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An article for Yachting World magazine in 250 words. Nigel Morley and Julie Smart

            Despite the well-publicised arrest of two boats on the Eritrean coast in early 1995 the Eritrean port of Massawa remains a popular stopover for yachts transiting the Red Sea.  Devastated during Eritrea’s long independence war, Massawa is slowly being rebuilt and its port facilities expanded.  Yachts are made most welcome and formalities are minimal, though a 7-day transit visa is now obligatory and costs $25:  there is also a tourist tax of $5 per day per boat.  Space on the quays is limited, but it is more comfortable in any case to anchor off in the harbour.  Fuel and water are available, food shopping is more than adequate by Red Sea standards, and a few small restaurants (try the “Eritrea” for good value and coldest beers) offer a choice of Italian or local dishes.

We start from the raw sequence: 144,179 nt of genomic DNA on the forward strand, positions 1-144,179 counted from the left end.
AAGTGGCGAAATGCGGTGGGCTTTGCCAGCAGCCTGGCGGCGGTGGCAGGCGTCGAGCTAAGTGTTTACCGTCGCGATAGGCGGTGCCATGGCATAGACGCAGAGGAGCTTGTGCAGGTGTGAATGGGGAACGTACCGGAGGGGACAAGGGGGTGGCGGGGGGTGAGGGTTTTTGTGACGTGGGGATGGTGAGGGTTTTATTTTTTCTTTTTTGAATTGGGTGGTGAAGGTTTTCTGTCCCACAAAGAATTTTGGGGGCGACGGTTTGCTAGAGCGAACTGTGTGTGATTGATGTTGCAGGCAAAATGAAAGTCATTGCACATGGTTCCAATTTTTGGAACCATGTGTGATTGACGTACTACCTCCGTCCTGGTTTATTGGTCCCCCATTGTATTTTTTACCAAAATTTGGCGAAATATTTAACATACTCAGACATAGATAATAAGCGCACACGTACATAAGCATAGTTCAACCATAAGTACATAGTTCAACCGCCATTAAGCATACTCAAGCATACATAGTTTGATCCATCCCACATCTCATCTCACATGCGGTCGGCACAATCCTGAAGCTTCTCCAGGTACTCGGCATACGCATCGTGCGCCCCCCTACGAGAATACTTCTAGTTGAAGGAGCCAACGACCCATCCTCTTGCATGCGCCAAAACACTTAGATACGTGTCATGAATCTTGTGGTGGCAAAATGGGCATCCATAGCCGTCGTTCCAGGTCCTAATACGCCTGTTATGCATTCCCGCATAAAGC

Massawa can be almost unbearably hot, and most visitors take the opportunity to visit Eritrea’s capital, Asmara, over 7000 feet up at the end of a spectacular 5-hour bus journey.  Asmara was untouched by the war and has a charmingly laid-back atmosphere, with good shopping and dozens of lively cafés and bars.  Asseb, Eritrea’s larger southernmost port, has nothing in particular to recommend it, though the 250 mile coastline between the two ports has some wonderful scenery and excellent anchorages (the section opposite the disputed Hanish Islands should still be given a wide berth).  Much the best reason for stopping in Eritrea, however, is to meet its exceptionally resourceful and friendly people, whose deserved reputation for hospitality was so sadly tarnished by that unfortunate incident two years ago.

260 words



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